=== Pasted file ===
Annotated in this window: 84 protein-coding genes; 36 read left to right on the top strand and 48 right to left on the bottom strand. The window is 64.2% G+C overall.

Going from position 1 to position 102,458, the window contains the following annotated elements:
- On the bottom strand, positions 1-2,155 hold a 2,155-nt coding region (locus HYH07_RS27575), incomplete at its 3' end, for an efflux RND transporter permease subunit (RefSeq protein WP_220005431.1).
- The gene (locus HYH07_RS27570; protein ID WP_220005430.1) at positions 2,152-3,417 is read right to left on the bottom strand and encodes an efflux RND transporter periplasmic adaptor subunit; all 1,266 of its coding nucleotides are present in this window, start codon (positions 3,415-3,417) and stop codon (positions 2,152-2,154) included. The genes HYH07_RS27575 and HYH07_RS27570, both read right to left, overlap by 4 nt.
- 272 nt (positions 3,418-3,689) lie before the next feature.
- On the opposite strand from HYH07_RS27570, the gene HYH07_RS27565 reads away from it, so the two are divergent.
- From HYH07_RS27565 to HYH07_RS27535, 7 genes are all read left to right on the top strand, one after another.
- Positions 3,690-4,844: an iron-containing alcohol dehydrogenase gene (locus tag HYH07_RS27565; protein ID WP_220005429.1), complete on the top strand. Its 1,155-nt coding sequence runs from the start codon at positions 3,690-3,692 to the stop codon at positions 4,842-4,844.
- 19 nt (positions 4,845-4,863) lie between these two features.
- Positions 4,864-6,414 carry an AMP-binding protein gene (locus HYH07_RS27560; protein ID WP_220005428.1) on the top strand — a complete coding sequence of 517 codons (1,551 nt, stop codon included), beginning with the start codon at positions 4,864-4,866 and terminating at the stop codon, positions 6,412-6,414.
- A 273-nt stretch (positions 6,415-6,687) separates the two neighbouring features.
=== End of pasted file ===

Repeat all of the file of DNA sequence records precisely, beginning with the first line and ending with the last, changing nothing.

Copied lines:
Annotated in this window: 84 protein-coding genes; 36 read left to right on the top strand and 48 right to left on the bottom strand. The window is 64.2% G+C overall.

Going from position 1 to position 102,458, the window contains the following annotated elements:
- On the bottom strand, positions 1-2,155 hold a 2,155-nt coding region (locus HYH07_RS27575), incomplete at its 3' end, for an efflux RND transporter permease subunit (RefSeq protein WP_220005431.1).
- The gene (locus HYH07_RS27570; protein ID WP_220005430.1) at positions 2,152-3,417 is read right to left on the bottom strand and encodes an efflux RND transporter periplasmic adaptor subunit; all 1,266 of its coding nucleotides are present in this window, start codon (positions 3,415-3,417) and stop codon (positions 2,152-2,154) included. The genes HYH07_RS27575 and HYH07_RS27570, both read right to left, overlap by 4 nt.
- 272 nt (positions 3,418-3,689) lie before the next feature.
- On the opposite strand from HYH07_RS27570, the gene HYH07_RS27565 reads away from it, so the two are divergent.
- From HYH07_RS27565 to HYH07_RS27535, 7 genes are all read left to right on the top strand, one after another.
- Positions 3,690-4,844: an iron-containing alcohol dehydrogenase gene (locus tag HYH07_RS27565; protein ID WP_220005429.1), complete on the top strand. Its 1,155-nt coding sequence runs from the start codon at positions 3,690-3,692 to the stop codon at positions 4,842-4,844.
- 19 nt (positions 4,845-4,863) lie between these two features.
- Positions 4,864-6,414 carry an AMP-binding protein gene (locus HYH07_RS27560; protein ID WP_220005428.1) on the top strand — a complete coding sequence of 517 codons (1,551 nt, stop codon included), beginning with the start codon at positions 4,864-4,866 and terminating at the stop codon, positions 6,412-6,414.
- A 273-nt stretch (positions 6,415-6,687) separates the two neighbouring features.